Matthew 4:23-25; Jesus Proclaims the Kingdom

Here we have an account of the beginning phase os Jesus’ ministry in Galilee. We have been told that his message was the same as that of John. Let’s look at the similarities and contrasts of message and method:

  • John went to the Jordan and people came to him. Jesus went to the synagogues of Galilee (the community and educational centers), to the people.
  • Jesus healed people. We have no record of John doing that.
  • John’s crowds came from Judea. People came from a wider area to see Jesus. Probably because of the healing ministry, I guess.
  • People even came from Judaea and Jerusalem to see Jesus. I guess word will probably get back to the religious leaders in Jerusalem.

This little section sets up the Sermon on the Mount. We’ll spend some time on that.

Matthew 4:18-22; Immediately

Along the Lake of Galilee Jesus began to call what Craig Keener calls a nucleus of followers. We don’t have the complete story, I’m sure of that. We don’t know whether Peter, Andrew, James, and John had any prior contact with Jesus. We don’t know if they had previously heard him proclaiming the kingdom of heaven. We don’t know the extent of the conversation on this particular day.

But here is what we do know:

  • It was highly unusual for rabbis to call followers rather than the followers to seek a rabbi to follow.
  • Jesus didn’t ask them to follow him. He issued an imperative to “come after” him.
  • “Come after” is a technical term for attaching oneself to a rabbi for an apprenticeship.
  • At the end of the discussion, all four of these men followed Jesus. Immediately.
  • They left their businesses and their families.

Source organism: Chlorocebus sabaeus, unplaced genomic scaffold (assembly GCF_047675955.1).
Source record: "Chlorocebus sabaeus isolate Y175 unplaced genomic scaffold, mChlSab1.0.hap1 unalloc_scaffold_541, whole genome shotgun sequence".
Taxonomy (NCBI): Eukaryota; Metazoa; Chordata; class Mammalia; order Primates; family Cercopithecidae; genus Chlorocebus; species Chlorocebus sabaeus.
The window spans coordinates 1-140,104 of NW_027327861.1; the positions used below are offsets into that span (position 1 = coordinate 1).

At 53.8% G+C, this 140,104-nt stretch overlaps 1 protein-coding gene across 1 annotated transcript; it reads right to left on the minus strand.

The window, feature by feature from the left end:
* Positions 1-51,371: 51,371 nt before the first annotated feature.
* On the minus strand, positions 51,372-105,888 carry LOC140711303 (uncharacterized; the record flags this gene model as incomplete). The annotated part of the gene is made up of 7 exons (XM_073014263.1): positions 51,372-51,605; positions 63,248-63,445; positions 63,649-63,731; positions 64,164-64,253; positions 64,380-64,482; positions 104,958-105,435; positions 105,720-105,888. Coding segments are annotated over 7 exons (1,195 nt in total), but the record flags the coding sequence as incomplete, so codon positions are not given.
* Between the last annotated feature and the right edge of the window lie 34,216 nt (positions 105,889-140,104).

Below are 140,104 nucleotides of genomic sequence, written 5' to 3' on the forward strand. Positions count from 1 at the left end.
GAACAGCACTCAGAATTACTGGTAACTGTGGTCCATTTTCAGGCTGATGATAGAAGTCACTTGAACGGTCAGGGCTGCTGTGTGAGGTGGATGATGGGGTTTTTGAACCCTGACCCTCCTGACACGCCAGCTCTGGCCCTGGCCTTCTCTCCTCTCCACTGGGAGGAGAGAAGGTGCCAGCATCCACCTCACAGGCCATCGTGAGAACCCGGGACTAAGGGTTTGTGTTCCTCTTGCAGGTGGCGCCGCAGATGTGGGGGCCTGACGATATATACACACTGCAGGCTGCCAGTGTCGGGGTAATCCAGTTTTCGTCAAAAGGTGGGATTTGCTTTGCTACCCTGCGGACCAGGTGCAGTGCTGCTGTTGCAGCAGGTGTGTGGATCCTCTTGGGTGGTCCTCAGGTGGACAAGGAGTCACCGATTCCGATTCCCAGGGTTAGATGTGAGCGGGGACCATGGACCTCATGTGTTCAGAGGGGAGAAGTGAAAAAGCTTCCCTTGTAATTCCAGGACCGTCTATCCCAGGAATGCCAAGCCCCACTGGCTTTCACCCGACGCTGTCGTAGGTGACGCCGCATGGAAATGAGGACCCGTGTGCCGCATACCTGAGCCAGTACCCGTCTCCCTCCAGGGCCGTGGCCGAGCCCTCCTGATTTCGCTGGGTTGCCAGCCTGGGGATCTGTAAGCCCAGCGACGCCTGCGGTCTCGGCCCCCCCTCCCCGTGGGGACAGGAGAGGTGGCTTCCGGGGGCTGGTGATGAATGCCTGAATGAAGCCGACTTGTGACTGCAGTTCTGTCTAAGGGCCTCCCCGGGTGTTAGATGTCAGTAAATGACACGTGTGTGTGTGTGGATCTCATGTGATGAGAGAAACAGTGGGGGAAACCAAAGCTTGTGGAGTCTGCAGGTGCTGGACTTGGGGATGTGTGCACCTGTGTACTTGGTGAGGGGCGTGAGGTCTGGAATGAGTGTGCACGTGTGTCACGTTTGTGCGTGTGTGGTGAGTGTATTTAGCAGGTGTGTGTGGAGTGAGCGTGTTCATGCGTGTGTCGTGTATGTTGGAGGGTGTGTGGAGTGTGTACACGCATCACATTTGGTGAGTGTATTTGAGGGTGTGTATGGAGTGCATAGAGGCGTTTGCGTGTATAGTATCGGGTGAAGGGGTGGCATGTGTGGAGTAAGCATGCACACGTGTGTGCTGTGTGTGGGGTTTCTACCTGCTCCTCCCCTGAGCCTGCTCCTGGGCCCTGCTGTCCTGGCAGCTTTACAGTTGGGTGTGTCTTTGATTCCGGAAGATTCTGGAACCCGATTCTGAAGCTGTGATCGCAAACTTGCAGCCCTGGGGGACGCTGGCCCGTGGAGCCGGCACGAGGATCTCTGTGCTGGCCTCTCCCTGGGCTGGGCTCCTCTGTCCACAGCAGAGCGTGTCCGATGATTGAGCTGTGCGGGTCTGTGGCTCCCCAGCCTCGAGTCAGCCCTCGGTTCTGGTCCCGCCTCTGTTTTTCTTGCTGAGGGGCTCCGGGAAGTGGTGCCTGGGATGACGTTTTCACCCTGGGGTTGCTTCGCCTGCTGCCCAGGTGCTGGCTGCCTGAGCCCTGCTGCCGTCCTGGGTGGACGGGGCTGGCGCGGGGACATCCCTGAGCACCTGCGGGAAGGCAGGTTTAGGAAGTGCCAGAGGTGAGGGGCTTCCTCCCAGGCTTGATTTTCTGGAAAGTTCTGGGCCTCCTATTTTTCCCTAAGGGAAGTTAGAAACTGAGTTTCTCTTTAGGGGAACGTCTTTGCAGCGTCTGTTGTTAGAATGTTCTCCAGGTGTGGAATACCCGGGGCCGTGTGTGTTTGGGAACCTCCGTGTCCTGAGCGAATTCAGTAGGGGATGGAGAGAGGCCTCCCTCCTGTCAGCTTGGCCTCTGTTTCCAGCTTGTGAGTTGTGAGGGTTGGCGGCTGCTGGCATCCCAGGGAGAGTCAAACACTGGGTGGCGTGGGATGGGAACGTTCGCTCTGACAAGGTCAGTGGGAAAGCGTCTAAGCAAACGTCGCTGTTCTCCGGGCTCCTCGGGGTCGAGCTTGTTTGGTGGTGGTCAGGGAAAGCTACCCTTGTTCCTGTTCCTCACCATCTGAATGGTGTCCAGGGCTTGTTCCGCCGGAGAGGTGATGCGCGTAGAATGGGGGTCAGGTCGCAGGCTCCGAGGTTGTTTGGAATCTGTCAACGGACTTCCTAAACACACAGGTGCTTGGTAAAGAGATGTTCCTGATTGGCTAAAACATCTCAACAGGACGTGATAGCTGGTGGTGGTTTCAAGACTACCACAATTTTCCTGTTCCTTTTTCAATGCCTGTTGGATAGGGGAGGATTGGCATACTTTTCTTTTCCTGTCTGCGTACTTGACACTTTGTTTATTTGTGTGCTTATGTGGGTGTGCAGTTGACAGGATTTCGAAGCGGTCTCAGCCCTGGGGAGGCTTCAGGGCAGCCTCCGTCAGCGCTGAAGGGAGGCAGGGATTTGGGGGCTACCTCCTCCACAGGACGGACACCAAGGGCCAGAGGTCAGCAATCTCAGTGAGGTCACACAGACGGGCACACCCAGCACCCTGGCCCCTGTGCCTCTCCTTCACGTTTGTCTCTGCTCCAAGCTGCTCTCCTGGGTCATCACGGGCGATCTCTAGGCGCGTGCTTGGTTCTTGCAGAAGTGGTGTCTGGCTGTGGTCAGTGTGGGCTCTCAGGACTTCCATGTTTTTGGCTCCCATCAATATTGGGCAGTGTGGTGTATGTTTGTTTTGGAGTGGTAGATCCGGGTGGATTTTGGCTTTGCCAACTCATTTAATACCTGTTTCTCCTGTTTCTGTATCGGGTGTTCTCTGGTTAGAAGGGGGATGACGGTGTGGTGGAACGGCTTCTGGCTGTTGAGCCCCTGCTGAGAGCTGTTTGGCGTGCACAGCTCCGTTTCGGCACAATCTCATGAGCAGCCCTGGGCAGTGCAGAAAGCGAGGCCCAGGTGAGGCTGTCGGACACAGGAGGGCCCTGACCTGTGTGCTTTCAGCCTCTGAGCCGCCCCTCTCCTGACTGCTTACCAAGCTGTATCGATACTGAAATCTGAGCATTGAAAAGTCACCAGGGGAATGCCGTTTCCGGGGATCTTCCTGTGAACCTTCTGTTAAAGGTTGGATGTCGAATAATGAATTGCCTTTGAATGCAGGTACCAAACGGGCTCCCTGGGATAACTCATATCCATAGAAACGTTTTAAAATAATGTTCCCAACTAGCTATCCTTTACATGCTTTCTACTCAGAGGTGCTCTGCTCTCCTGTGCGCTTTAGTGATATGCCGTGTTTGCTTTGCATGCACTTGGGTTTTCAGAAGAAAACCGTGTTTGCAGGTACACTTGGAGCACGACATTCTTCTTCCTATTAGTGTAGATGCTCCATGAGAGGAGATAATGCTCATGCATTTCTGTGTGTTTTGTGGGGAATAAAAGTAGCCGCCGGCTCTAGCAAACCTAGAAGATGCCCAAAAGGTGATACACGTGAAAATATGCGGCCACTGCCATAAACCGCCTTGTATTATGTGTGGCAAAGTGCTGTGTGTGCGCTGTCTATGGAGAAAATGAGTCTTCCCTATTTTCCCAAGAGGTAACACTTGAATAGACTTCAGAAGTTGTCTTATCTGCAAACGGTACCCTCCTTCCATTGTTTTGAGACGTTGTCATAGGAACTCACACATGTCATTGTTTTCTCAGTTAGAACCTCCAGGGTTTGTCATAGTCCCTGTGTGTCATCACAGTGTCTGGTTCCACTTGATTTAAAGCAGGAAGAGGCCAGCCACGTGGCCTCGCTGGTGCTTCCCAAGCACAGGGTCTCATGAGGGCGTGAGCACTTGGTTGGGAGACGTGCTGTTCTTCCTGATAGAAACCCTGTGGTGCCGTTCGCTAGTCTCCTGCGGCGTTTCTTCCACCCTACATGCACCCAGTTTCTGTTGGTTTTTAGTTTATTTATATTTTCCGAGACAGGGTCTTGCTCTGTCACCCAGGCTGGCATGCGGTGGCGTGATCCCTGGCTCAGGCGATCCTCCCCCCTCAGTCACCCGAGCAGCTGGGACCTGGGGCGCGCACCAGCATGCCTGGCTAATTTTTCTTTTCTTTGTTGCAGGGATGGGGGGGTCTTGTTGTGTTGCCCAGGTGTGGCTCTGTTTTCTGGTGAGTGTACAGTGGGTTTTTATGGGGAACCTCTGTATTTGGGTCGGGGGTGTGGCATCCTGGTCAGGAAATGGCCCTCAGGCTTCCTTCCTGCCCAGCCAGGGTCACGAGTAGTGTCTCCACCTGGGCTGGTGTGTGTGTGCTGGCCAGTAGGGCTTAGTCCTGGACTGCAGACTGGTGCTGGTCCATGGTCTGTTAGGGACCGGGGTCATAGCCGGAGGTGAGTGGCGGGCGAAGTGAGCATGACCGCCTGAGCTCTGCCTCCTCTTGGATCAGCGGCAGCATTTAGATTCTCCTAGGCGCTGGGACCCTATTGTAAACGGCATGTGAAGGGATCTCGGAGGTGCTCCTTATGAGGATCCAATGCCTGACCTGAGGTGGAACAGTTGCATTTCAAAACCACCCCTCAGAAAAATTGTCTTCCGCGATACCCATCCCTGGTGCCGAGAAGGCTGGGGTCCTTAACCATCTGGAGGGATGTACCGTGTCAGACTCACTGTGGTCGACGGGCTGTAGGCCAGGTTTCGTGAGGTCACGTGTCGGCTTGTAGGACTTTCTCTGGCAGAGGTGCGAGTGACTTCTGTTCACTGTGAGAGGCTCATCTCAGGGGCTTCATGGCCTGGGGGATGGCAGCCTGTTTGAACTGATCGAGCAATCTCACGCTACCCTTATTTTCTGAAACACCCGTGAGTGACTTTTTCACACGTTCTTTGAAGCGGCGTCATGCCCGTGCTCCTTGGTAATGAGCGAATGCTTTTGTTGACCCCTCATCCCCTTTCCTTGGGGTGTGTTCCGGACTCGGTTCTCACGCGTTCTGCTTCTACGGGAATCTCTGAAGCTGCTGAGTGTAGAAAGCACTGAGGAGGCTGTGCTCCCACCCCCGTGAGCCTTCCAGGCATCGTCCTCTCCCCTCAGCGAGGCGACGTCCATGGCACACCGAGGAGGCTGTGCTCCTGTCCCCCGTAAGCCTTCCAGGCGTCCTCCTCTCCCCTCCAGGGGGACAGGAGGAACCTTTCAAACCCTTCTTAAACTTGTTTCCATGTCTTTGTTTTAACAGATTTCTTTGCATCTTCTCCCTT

So forms the nucleus. When we follow Jesus today we are accreted to the outer edge of a huge, worldwide, historical family of those who come after Jesus. We are also to be disciples. That is not a casual undertaking. It involves leaving other things that are important and following Jesus, the most important. It means an apprenticeship.

We have made it into a club. Shame on us.

It is becoming apprentices in the kingdom of heaven. That’s a big deal.

Matthew 4:13-17; Back to Galilee

Jesus left the more dangerous south and headed home to Nazareth. Subsequently he moved from Nazareth to Capernaum.

  • Capernaum was a much bigger town, probably three times as big, at least.
  • The bigger town offered more opportunities for Jesus to get his message out.
  • History gives us the impression that Capernaum became a problematic town for the Jews, probably because the Jesus movement made great progress there.
  • Matthew notes that the ministry in Galilee fulfills scripture.
  • “Galilee of the Gentiles” foreshadows the future move of the Jesus movement from Jews to Gentiles. Galilee was much more mixed than Judaea and Jerusalem.

So, Jesus begins his preaching in Capernaum. His message is exactly the same as John’s. Or, should we say that John’s was the same as that of Jesus? God’s kingdom is near.

Matthew 4:1-12; Testing

I see lots of echoes and shadows of the wilderness wanderings of the Israelites after the Exodus. Typical Matthew.

I guess if you are writing a commentary, you have to discuss all the fine points of each temptation and each answer Jesus gives. But I see it as a pretty simple situation.

Jesus is tempted to take another way than the Father’s way. Just as I am tempted to take an easier or different way. This constitutes for Jesus a test. He passes the test. He will go the Father’s way. This temptation, this test, may recur, but for now he has set himself on the difficult road.

The answers Jesus gives don’t strike one as particularly clever. He simply says “no” to the temptations. He passes the test.

When I have been in group discussions about this passage and its parallels, the question always comes up: “Could Jesus have really given in to temptation?” I say yes. If it is impossible to fail the test, it isn’t really a test.

When the time of testing was over, Jesus enjoyed the hospitality of angels. That doesn’t sound too bad, does it?

John was arrested. Jesus went back to the relative safety of Galilee. We can breathe a bit.

Urbody stuck at home. Flickr blog offers a story about a guy who takes aerial photos of SFran. Pretty pictures, I guess, but the feature I’d release at this time. Maybe tell us about a gal who takes macros on her kitchen table or a guy who shoots action figures in his basement.